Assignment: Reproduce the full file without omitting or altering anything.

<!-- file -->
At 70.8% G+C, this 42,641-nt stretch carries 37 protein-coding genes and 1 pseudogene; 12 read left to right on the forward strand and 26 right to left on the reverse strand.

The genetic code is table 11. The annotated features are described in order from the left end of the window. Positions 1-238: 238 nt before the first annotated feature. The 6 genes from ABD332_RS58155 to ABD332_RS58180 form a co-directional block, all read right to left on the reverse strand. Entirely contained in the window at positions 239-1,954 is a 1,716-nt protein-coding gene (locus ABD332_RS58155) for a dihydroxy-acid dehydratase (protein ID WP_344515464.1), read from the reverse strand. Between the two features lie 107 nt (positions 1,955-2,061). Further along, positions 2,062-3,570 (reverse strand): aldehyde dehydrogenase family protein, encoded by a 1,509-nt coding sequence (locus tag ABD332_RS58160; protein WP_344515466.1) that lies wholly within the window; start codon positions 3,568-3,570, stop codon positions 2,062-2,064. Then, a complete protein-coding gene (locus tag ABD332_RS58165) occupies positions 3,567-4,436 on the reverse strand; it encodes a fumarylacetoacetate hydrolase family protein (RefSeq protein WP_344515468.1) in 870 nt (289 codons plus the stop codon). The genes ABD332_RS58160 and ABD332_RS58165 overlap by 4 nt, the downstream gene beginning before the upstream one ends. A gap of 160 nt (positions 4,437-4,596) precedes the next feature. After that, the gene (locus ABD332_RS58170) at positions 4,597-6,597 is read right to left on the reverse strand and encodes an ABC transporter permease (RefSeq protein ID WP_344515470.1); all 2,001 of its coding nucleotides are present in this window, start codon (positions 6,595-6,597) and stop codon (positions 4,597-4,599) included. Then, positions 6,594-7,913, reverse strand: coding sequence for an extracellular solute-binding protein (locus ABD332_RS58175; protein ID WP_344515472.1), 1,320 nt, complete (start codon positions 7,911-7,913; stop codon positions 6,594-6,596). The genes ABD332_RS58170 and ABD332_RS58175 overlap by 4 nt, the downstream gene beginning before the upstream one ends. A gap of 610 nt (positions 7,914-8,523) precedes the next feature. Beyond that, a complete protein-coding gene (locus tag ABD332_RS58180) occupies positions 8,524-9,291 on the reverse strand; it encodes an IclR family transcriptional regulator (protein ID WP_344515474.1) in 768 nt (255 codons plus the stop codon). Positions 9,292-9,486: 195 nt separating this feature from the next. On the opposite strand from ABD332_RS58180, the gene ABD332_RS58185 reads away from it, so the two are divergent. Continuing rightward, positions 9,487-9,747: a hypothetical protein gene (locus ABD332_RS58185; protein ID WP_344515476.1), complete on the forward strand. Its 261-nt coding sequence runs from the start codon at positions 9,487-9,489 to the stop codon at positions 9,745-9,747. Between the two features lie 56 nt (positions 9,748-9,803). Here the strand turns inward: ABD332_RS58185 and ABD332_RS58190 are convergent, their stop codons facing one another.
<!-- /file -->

At 70.8% G+C, this 42,641-nt stretch carries 37 protein-coding genes and 1 pseudogene; 12 read left to right on the forward strand and 26 right to left on the reverse strand.

The genetic code is table 11. The annotated features are described in order from the left end of the window. Positions 1-238: 238 nt before the first annotated feature. The 6 genes from ABD332_RS58155 to ABD332_RS58180 form a co-directional block, all read right to left on the reverse strand. Entirely contained in the window at positions 239-1,954 is a 1,716-nt protein-coding gene (locus ABD332_RS58155) for a dihydroxy-acid dehydratase (protein ID WP_344515464.1), read from the reverse strand. Between the two features lie 107 nt (positions 1,955-2,061). Further along, positions 2,062-3,570 (reverse strand): aldehyde dehydrogenase family protein, encoded by a 1,509-nt coding sequence (locus tag ABD332_RS58160; protein WP_344515466.1) that lies wholly within the window; start codon positions 3,568-3,570, stop codon positions 2,062-2,064. Then, a complete protein-coding gene (locus tag ABD332_RS58165) occupies positions 3,567-4,436 on the reverse strand; it encodes a fumarylacetoacetate hydrolase family protein (RefSeq protein WP_344515468.1) in 870 nt (289 codons plus the stop codon). The genes ABD332_RS58160 and ABD332_RS58165 overlap by 4 nt, the downstream gene beginning before the upstream one ends. A gap of 160 nt (positions 4,437-4,596) precedes the next feature. After that, the gene (locus ABD332_RS58170) at positions 4,597-6,597 is read right to left on the reverse strand and encodes an ABC transporter permease (RefSeq protein ID WP_344515470.1); all 2,001 of its coding nucleotides are present in this window, start codon (positions 6,595-6,597) and stop codon (positions 4,597-4,599) included. Then, positions 6,594-7,913, reverse strand: coding sequence for an extracellular solute-binding protein (locus ABD332_RS58175; protein ID WP_344515472.1), 1,320 nt, complete (start codon positions 7,911-7,913; stop codon positions 6,594-6,596). The genes ABD332_RS58170 and ABD332_RS58175 overlap by 4 nt, the downstream gene beginning before the upstream one ends. A gap of 610 nt (positions 7,914-8,523) precedes the next feature. Beyond that, a complete protein-coding gene (locus tag ABD332_RS58180) occupies positions 8,524-9,291 on the reverse strand; it encodes an IclR family transcriptional regulator (protein ID WP_344515474.1) in 768 nt (255 codons plus the stop codon). Positions 9,292-9,486: 195 nt separating this feature from the next. On the opposite strand from ABD332_RS58180, the gene ABD332_RS58185 reads away from it, so the two are divergent. Continuing rightward, positions 9,487-9,747: a hypothetical protein gene (locus ABD332_RS58185; protein ID WP_344515476.1), complete on the forward strand. Its 261-nt coding sequence runs from the start codon at positions 9,487-9,489 to the stop codon at positions 9,745-9,747. Between the two features lie 56 nt (positions 9,748-9,803). Here the strand turns inward: ABD332_RS58185 and ABD332_RS58190 are convergent, their stop codons facing one another.